Plant of the Week: Common snowdrop

If you find yourself lucky enough to be strolling through the High Line gardens in late winter, you may notice the white nodding blooms of Galanthus nivalis, the common snowdrop. While other spring ephemerals and perennials are still slumbering away, this little bulb seems unaffected by freezing temperatures and undeterred by snow. Native to the Carpathian Mountains of Central and Eastern Europe, this small, unassuming bulb has been introduced and naturalized in gardens throughout the world.

On the High Line we grow the straight species Galanthus nivalis, but there is a plethora of single and double flowered cultivars available in the trade.

Galanthus species, like many spring ephemeral bulbs, are at risk of extirpation in their native habitats because of illegal collection. Therefore, only purchase plant stock that is propagated commercially, and never from wild collectors.

Galanthus look best en masse in drift plantings. They are easily combined with winter aconite, Eranthis hyemalis, dwarf crested iris, Iris cristata, or species tulips, for an early spring display.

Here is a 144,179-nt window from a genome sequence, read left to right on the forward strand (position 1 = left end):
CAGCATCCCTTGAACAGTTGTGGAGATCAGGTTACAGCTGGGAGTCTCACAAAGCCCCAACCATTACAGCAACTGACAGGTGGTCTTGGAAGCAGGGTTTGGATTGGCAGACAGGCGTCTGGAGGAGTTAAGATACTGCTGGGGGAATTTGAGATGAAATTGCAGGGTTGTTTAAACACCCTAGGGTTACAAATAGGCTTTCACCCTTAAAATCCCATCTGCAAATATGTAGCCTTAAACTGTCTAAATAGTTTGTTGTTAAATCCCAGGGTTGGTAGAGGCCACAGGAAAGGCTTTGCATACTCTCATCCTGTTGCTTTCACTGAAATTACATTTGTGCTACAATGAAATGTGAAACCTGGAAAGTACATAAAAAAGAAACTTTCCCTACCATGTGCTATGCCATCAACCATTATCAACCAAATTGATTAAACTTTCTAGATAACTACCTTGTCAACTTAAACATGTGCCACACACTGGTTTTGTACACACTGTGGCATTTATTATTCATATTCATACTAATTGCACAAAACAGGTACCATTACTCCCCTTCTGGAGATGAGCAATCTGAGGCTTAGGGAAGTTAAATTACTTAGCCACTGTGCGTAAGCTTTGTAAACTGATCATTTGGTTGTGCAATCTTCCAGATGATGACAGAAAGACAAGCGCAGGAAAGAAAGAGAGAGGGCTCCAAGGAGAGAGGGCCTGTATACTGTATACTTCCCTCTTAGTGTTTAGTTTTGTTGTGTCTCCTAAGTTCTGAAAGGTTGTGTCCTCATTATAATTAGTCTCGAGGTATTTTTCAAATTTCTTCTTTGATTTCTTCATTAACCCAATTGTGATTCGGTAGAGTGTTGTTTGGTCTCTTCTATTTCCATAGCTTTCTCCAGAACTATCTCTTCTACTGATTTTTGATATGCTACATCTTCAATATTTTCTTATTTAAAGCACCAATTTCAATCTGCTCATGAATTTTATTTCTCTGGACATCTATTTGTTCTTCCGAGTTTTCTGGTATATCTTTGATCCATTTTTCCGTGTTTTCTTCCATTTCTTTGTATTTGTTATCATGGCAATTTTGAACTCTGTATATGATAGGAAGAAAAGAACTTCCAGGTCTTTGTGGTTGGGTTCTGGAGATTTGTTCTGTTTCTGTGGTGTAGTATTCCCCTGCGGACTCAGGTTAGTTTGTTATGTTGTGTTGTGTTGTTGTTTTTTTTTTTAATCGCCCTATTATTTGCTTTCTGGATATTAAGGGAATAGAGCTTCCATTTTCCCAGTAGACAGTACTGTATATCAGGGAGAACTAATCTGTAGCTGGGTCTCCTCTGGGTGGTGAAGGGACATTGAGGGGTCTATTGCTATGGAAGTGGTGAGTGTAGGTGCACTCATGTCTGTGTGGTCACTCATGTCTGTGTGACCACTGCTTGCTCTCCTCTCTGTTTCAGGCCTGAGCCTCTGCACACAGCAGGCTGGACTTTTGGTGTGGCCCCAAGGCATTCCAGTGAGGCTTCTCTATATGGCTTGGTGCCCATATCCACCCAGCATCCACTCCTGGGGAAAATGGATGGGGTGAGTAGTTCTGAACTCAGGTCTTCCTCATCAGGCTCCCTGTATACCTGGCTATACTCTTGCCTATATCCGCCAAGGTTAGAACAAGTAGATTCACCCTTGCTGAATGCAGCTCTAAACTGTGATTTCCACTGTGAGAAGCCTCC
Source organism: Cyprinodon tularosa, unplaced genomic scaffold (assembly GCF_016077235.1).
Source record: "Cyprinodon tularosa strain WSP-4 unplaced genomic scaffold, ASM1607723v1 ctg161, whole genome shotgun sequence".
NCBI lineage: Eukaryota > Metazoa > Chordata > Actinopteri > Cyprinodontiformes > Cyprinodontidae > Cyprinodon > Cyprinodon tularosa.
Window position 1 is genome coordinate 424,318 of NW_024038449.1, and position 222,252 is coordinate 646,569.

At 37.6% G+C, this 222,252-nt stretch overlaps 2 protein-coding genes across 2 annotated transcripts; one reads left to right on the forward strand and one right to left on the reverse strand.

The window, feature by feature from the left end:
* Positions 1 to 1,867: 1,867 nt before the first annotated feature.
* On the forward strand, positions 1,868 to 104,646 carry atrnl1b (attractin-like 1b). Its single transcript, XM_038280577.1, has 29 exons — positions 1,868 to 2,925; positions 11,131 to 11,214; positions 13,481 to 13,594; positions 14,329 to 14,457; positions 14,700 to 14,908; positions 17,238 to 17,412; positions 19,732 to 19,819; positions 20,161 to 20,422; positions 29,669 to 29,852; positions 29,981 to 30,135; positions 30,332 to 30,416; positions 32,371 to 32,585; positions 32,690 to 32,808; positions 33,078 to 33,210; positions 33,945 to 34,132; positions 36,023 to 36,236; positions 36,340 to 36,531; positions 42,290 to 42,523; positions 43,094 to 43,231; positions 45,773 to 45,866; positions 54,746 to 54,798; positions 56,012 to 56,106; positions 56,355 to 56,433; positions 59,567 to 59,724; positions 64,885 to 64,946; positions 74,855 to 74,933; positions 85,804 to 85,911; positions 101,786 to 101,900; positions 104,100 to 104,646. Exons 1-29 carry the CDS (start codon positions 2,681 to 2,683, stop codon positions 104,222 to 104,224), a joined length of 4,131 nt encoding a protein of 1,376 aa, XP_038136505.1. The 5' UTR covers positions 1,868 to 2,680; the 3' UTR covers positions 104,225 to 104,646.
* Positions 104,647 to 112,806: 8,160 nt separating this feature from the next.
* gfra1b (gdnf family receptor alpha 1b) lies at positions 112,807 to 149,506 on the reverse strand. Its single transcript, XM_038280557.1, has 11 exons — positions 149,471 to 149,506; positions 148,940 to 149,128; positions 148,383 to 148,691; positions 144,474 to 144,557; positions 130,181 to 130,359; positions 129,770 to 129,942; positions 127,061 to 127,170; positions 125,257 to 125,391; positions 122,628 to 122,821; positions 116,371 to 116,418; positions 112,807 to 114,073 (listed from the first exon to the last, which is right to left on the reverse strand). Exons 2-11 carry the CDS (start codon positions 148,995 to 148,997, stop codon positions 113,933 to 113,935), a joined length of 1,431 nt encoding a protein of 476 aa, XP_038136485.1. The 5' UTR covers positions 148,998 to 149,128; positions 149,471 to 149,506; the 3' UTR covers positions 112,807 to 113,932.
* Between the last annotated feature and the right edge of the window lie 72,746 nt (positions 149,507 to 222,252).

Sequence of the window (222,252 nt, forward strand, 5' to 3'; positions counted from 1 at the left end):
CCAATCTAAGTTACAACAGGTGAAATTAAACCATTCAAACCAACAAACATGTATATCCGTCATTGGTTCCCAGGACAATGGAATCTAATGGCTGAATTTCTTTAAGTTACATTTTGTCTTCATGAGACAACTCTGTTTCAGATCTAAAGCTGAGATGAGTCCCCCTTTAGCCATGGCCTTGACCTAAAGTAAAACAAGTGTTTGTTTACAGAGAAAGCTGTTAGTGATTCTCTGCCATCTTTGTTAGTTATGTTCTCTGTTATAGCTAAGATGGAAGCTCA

PLANTING TIP:
Galanthus nivalis is easy to naturalize in woodland and rock gardens. If being planted in turf, the foliage should be allowed to die back naturally before the grass is cut. Take care to make sure the bulbs don't dry out prior to planting in the fall. Galanthus nivalis likes medium-moist, well-drained soils, in full to part sun. They grow well under deciduous trees, collecting sun light before they are shaded out by the tree's leaf emergence. Plant the bulbs approximately two to three inches deep. Spent foliage dies back in late spring as the bulbs enter dormancy.

WHERE TO FIND THIS PLANT:
You can find Galanthus nivalis on the High Line, quietly blooming under the Phillip A. and Lisa Maria Falcone Flyover between West 25th and West 27th Streets.

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